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Religious Books at Core of Sales Upswing

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Religious Books at Core of Sales Upswing

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Religious Books at Core of Sales Upswing

Religious Books at Core of Sales Upswing

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Other forms of entertainment might be in a slump, but books are doing quite well. Martha Woodroof of member station WMRA went to the publishing industry's BookExpo convention in New York, and reports on one trend that shows no sign of changing: books with religious themes sell the best.

MICHELE NORRIS, host:

From NPR News, this is ALL THINGS CONSIDERED. I'm Michele Norris.

Every summer, the publishing industry gathers to discuss ideas and trends. It's called BookExpo, and at this year's convention, the mood was pretty upbeat. Martha Woodroof from member station WMRA tells us why.

MARTHA WOODROOF reporting:

Thirty thousand mostly upbeat souls from all over the world crammed themselves and their wordy wares into New York City's Javits Center for BookExpo. Literary agent Marianne Merola explains why those in the publishing industry have reason to feel so good.

Ms. MARIANNE MEROLA (Literary Agent): Books are selling more and more while all the other media are selling less and less, you know, movies, tickets, DVDs and all that. The big bump in bookselling come from Christian books.

WOODROOF: And it's not really just Christian books. It's all religious books, both fiction and non-fiction, that are selling, although the sales are certainly dominated by books with Christian themes. The Book Industry Study Group commissions regular statistics that track categories within the publishing industry. Dr. Albert Greco of Fordham University, who helps compile these statistics, says religious titles' sales have shown healthy growth any way you track them, including publishers' net dollars.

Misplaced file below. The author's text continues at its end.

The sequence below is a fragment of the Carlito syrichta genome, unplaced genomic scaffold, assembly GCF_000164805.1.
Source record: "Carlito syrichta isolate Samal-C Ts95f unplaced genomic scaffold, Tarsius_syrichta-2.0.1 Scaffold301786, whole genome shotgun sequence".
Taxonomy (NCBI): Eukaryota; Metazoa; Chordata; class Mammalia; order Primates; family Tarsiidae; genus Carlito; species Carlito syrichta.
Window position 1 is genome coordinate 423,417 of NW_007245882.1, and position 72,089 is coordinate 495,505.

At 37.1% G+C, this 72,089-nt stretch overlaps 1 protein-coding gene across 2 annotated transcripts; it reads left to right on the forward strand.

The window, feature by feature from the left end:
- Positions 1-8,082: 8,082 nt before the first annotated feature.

Dr. ALBERT GRECO (Fordham University): So here you can see total religion, and in '04, it was a little more than 1.9 billion. This year it's going to go to a little above 2.1 billion. This is the fastest-growing category of all the book categories in the United States. I mean, Rick Warren sold, I think, 22 million units. That's a lot of units.

WOODROOF: That's Rick Warren's "Purpose Driven Life," a religious book which posits that every human has a divine purpose. Of course, sales bumps in book categories come and go. Children's books rocket upward with each new "Harry Potter." Political books did extremely well during last year's presidential campaign. What's unusual about the religious book bump is its longevity. It's really more of a steady uphill climb than a bump. David Moberg is senior vice president of the W Publishing Group, which offers books with a Christian perspective. He says the momentum started with the surprising success of a specific book.

Mr. DAVID MOBERG (Senior Vice President, W Publishing Group): "The Prayer of Jabez," when that was published, shot to the top of The New York Times Best-Seller list, and it was basically a simple little book about a very obscure Old Testament reference, but it was a bit of wisdom that made sense to people about what is worth doing with our time.

WOODROOF: Legions of other titles run the gamut from the mega-selling fictional "Left Behind" series to "God's Politics" by Jim Wallis. The American reading public is spending lots of dollars looking for meaning in 21st-century life. And Gideon Weil, senior editor at HarperCollins San Francisco, says the religious book business is becoming more and more specialized.

Mr. GIDEON WEIL (Senior Editor, HarperCollins San Francisco): You have your Christian books, and then you have your evangelical Christian, then you have your Catholic books. And there's very distinct markets. Every book, you really have to figure out who is that target audience.

WOODROOF: Further complicating the marketing of religious books is America's recent tendency to lump religion and politics together.

Mr. WEIL: Many in the religious community felt like Jesus had been taken from them, their vision of their God was being co-opted for political purposes, and so, you know, people who hadn't written religious books before were throwing their hats into the ring to defend the core tradition against what they thought was an aberration.

WOODROOF: What this means to the book industry is that religious book sales seem set to continue at a brisk pace as Americans seek answers to their current spiritual bewilderment in a time-honored fashion within the pages of a good book. For NPR News, I'm Martha Woodroof.

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